Playing With / Too Clever by Half

Basic Trope: A character who is incredibly smart, irritatingly aware of it, and driven to go beyond himself, which often leads to spectacular failures.
  • Straight: Princess Velvet is a bright, canny young woman with a knack for diplomacy and a magical prodigy. Her greatest weakness by far is her Pride, as she tends to overestimate just what she's capable of...
  • Exaggerated: Princess Velvet is one of the brightest minds of The Good Kingdom—as she's quick to inform anyone curious about her studies. Cunning and ambitious, she intends to solve all the great conflicts facing their land herself—including dealing with Emperor Evulz. In fact, she's completely convinced that she has the skills necessary to engineer his defeat... but is unaware that she's setting up her own wake-up call.
  • Downplayed: Velvet's very proud of her intelligence, but isn't particularly boastful about it; mostly she just has a way of smiling as she lays out her plans and watches them succeed. When one of them doesn't work the way she intended, and she has to watch others scramble to recover on the fly, she becomes very, very quiet.
  • Justified: Velvet has to excel just to be allowed onto the same playing field as her (mostly male) peers; this also feeds her arrogance as she considers herself superior to the more misogynistic members of the lot, and her drive to push the limits and prove her superiority.
  • Inverted: Too Dumb to Fool
  • Subverted:
    • Velvet appeared to make a mistake, but she made a mistake intentionally to trap Evulz.
    • Velvet really is just as good as she claims to be, and displays intelligence equal to what she believe she had.
  • Double Subverted: However, Evulz managed to turn her fake mistake into a real one.
  • Parodied: ???
  • Zig Zagged: Sure, Velvet's smart—smart enough to know her limits. But then Emperor Evulz makes it personal and provokes her into making a serious mistake... that turns out to have been a feint on her part, making it look like she was making a grave error in judgement. However, her success at turning the tables gives her quite the reputation, and while she claims not to care, she does start growing increasingly smugger and more self-assured...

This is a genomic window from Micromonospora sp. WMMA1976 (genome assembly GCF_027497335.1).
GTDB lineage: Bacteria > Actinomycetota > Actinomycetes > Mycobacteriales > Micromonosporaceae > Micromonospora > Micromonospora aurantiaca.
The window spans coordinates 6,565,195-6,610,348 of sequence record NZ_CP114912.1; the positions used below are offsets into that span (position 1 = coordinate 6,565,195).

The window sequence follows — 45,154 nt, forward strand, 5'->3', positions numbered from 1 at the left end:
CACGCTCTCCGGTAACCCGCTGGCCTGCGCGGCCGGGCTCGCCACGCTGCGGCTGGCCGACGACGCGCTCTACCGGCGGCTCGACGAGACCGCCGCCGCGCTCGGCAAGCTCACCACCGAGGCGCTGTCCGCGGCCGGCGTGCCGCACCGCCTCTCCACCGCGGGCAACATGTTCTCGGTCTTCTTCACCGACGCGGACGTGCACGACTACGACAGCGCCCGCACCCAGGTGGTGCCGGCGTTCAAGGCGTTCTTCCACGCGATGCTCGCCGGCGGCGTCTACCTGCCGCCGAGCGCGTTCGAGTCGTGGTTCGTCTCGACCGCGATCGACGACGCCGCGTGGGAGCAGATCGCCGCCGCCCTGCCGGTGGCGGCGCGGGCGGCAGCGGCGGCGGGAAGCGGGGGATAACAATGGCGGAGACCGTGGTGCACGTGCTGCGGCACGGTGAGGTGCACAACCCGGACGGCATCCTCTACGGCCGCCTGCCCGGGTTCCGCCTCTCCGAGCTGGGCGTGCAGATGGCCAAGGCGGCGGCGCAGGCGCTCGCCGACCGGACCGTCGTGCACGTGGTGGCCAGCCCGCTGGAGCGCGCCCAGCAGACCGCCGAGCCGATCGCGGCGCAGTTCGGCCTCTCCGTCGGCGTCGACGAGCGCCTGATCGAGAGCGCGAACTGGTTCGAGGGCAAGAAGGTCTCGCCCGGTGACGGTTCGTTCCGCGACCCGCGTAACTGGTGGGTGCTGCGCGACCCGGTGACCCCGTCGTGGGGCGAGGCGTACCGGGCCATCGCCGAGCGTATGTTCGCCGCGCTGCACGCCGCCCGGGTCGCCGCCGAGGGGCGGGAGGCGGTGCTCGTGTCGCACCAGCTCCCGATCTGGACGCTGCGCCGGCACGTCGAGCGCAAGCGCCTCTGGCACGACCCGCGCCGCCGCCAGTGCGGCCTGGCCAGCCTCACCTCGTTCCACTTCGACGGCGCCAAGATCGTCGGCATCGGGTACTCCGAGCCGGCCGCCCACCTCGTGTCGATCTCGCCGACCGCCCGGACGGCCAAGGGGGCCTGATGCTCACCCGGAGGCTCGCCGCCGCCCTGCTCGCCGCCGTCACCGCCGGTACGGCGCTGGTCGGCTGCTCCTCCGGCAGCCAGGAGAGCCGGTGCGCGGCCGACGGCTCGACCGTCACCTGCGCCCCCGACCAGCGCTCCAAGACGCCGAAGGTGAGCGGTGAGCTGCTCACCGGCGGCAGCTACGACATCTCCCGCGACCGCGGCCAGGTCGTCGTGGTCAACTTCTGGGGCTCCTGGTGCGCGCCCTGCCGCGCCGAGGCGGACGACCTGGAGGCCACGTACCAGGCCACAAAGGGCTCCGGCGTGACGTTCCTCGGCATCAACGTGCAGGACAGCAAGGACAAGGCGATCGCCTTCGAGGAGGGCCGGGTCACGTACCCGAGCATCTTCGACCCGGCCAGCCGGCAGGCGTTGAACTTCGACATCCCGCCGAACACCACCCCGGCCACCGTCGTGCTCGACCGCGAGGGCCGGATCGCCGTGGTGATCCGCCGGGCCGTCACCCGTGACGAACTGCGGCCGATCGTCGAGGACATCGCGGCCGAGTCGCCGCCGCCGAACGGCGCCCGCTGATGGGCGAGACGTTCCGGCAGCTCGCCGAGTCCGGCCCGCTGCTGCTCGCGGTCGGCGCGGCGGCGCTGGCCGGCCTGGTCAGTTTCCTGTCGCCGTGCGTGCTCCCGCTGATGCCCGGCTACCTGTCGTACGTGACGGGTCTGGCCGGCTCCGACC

• Averted: All characters know the limits to the smarts.
  • Enforced: As a Princess doubling as The Smart Guy, Velvet needs some major character flaws to avoid Mary Suedom; thus, her smug arrogance and massive failures that lead to her Character Development.
  • Lampshaded: ???
  • Invoked:
    • King Sable drives his daughter to excel simply to earn the right to continue her studies, as he fears that she'll make herself a target, yet is too wishy-washy to put his foot down so long as it's clear she really does benefit from it.
    • Queen Satine encourages her daughter's superiority complex because she enjoys having an unparalleled genius as her child.
  • Exploited: ???
  • Defied: King Sable and Queen Satine teach Velvet not to lord her intellect over others, as it's not good for a future ruler to alienate others.
  • Discussed: ???
  • Conversed: ???
  • Deconstructed: Velvet's arrogance further isolates her from her peers, including those who would gladly befriend her given the chance, and makes her a target. After she fails spectacularly, her enemies use it to completely ruin her reputation. Velvet is also shaken by her failure, and never manages to escape the specter of her biggest mistake.
  • Reconstructed: While she learns from her mistakes, the rejection of her peers keep Velvet from entirely shedding her arrogant demeanor; she retains it as a defensive mechanism, only gradually learning to let down her guard around her most trusted friends.
  • Played For Drama: Princess Velvet decides to prove her cleverness by engineering Emperor Evulz' downfall, and recruits the heroes as her agents, sending them on various covert missions. However, her pride and overconfidence lead to her severely underestimating the evil overlord, as he feeds her more than enough rope to metaphorically hang herself before exposing her deeds—and framing her for a tragedy in his own lands, giving him ample excuse to attack her kingdom.

Back to Too Clever by Half